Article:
The political claim that Marxism has on us, then, would rest upon the ideological enclave within it: Authentic existence thus has an historical, political dimension; all choice will be attentive to history in the sense of contextualizing itself in some temporally narrative understanding of its place. But even here it must be admitted that what makes existence authentic is not the correctness of the narrative understanding it adopts. Authenticity does not depend on some particular substantive view of history, some particular theory or empirical story.
From this point of view, the substantive histories adopted by existential thinkers as different as Heidegger and Sartre should perhaps be read less as scientific accounts, defensible in third-person terms, than as articulations of the historical situation from the perspective of what that situation is taken to demand, given the engaged commitment of their authors.
They stand, in other words, less as justifications for their authors' existential and political commitments than as themselves a form of politics: Existentialism Today As a cultural movement, existentialism belongs to the past. As a philosophical inquiry that introduced a new norm, authenticity, for understanding what it means to be human—a norm tied to a distinctive, post-Cartesian concept of the self as practical, embodied, being-in-the-world—existentialism has continued to play an important role in contemporary thought in both the continental and analytic traditions.
The Society for Phenomenology and Existential Philosophy, as well as societies devoted to Heidegger, Sartre, Merleau-Ponty, Jaspers, Beauvoir, and other existential philosophers, provide a forum for ongoing work—both of a historical, scholarly nature and of more systematic focus—that derives from classical existentialism, often bringing it into confrontation with more recent movements such as structuralism, deconstruction, hermeneutics, and feminism.
In the area of gender studies Judith Butler draws importantly on existential sources, as does Lewis Gordon in the area of race theory see also Bernasconi Matthew Ratcliffe develops an existential approach to psychopathology. Interest in a narrative conception of self-identity—for instance, in the work of Charles TaylorPaul Ricoeur, David Carror Charles Guignon—has its roots in the existential revision of Hegelian notions of temporality and its critique of rationalism.
Hubert Dreyfus developed an influential criticism of the Artificial Intelligence program drawing essentially upon the existentialist idea, found especially in Heidegger and Merleau-Ponty, that the human world, the world of meaning, must be understood first of all as a function of our embodied practices and cannot be represented as a logically structured system of representations. In a series of books, Michael Gelven e. Even if such writers tend to proceed with more confidence in the touchstone of rationality than did the classical existentialists, their work operates on the terrain opened up by the earlier thinkers.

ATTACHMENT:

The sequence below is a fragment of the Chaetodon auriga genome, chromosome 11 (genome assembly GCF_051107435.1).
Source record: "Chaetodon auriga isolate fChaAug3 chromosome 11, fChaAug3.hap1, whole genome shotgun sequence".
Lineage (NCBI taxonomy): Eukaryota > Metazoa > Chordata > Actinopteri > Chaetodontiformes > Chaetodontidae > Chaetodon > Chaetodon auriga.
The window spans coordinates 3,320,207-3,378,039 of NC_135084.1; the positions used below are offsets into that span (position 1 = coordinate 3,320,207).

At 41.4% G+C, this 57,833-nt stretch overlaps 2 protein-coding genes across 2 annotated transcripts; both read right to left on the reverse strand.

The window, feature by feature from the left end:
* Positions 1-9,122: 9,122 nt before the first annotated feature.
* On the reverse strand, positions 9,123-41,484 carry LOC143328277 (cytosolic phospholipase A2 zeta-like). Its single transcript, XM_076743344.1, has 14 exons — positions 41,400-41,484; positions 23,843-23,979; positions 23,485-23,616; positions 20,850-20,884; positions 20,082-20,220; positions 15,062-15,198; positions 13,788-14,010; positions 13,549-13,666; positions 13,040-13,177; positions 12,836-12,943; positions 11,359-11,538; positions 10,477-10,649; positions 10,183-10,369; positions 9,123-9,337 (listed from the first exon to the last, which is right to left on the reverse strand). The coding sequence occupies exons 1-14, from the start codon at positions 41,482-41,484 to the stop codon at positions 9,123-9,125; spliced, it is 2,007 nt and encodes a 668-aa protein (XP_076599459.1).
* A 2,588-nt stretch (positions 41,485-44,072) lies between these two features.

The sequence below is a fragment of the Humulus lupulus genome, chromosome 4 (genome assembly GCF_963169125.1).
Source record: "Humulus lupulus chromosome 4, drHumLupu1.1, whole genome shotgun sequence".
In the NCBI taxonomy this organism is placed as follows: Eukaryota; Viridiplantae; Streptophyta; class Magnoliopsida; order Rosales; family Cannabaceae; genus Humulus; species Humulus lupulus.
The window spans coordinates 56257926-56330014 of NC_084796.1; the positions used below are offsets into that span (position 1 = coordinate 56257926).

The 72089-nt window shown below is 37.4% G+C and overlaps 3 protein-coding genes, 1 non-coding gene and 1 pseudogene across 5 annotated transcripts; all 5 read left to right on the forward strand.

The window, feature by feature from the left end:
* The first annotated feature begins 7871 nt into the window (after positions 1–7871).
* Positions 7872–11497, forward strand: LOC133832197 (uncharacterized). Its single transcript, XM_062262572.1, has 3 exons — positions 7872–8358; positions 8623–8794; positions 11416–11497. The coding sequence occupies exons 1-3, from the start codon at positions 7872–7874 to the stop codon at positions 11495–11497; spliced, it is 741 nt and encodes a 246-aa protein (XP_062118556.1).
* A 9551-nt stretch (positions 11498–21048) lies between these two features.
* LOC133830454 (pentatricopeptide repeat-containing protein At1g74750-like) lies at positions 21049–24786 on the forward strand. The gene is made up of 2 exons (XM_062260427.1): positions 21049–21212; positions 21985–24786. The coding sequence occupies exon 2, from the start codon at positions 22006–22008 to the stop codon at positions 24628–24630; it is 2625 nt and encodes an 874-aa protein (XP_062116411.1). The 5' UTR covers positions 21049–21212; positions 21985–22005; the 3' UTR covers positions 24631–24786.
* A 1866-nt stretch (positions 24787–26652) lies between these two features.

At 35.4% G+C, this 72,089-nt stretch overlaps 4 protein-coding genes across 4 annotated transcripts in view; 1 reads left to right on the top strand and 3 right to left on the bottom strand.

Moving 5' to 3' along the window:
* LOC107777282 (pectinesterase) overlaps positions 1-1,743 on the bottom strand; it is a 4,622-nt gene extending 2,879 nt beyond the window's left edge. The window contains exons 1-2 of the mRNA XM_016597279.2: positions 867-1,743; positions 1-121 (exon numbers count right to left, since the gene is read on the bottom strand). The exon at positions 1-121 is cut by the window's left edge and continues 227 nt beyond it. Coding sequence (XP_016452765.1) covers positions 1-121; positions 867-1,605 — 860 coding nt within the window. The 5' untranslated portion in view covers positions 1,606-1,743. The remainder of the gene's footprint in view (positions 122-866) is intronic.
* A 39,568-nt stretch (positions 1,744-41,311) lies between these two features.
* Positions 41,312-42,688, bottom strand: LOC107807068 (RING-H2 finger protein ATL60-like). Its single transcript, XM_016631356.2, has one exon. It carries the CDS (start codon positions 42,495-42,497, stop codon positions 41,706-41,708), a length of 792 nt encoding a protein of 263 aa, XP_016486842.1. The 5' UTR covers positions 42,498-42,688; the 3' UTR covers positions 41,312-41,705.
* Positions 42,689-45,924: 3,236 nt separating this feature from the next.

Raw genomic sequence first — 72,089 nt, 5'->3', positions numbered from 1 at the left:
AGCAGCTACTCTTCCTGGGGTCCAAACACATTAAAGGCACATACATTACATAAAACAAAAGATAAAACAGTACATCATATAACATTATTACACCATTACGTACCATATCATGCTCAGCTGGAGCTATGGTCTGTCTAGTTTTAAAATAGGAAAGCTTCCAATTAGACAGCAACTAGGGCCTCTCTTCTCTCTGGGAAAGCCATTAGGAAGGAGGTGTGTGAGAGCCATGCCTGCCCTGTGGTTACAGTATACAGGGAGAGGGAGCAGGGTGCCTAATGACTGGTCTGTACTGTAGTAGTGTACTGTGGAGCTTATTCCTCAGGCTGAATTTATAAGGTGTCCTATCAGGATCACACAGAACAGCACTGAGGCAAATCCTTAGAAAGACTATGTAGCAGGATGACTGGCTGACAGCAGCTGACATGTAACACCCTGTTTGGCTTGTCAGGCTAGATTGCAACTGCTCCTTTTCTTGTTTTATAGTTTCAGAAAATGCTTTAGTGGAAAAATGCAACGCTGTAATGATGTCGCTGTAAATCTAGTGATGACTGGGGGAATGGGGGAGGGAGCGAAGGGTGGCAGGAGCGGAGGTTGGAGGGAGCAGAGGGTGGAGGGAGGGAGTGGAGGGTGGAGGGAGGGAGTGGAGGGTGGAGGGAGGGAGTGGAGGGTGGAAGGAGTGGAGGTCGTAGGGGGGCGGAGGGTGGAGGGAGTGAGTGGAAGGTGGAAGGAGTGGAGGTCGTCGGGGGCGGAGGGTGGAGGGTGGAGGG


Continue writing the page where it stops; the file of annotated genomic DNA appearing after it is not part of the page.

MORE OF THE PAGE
In addition, after years of being out of fashion in France, existential motifs have once again become prominent in the work of leading thinkers. In very different ways, the books by Cooper and Alan Schrift suggest that a re-appraisal of the legacy of existentialism is an important agenda item of contemporary philosophy.
Reynoldsfor instance, concludes his introduction to existentialism with a consideration of how post-structuralists such as Derrida, Deleuze, and Foucault extend certain reflections found in Sartre, Camus, and Heidegger, while Reynolds does the same, in more detail for Derrida and Merleau-Ponty.
If existentialism's very notoriety as a cultural movement may have impeded its serious philosophical reception, then, it may be that what we have most to learn from existentialism still lies before us.
There are, in fact, reasons to think that such a re-evaluation is currently underway. Several publications that have appeared since the last revision of this article take up the challenge of bringing existential thought into dialogue with items on the contemporary philosophical agenda. The collection edited by Judaken and Bernasconi explores the historical context of existentialist writings informed by contemporary critiques of canonization, while Margaret Simons re-evaluates the role of Beauvoir, and of feminist thought, in the origins of existentialism itself.
Articles in both volumes are committed to showing the systematic relevance of existential concepts and approaches for contemporary work in philosophy and other fields. Bibliography The bibliography is divided into two sections; taken together, they provide a representative sample of existentialist writing. The first includes books that are cited in the body of the article.
The second contains supplementary reading, including works that have been mentioned in the article, selected works by some of the figures mentioned in the first paragraph of the article, certain classical readings in existentialism, and more recent studies of relevance to the issues discussed.
The bibliography is, somewhat arbitrarily, limited to works in English, and no attempt at comprehensiveness has been made. For detailed bibliographies of the major existentialists, including critical studies, the reader is referred to the entries devoted to the individual philosophers. I invite readers to suggest new and noteworthy sources for inclusion here. Works Cited Aho, K.
Glyn Adey and David Frisby. The Second Sex Race and Racism in Continental Philosophy. Feminism and the Subversion of Identity, New York: Time, Narrative, and History, Bloomington: Husserl, Heidegger, and the Space of Meaning: Paths Toward Transcendental Phenomenology, Evanston: David Carr and Cheung Chan-Fai. The Cambridge Companion to Existentialism. What Computers Can't Do: Metaphysics and Historicity, Milwaukee: The Risk of Being: A Philosophical Inquiry, University Park: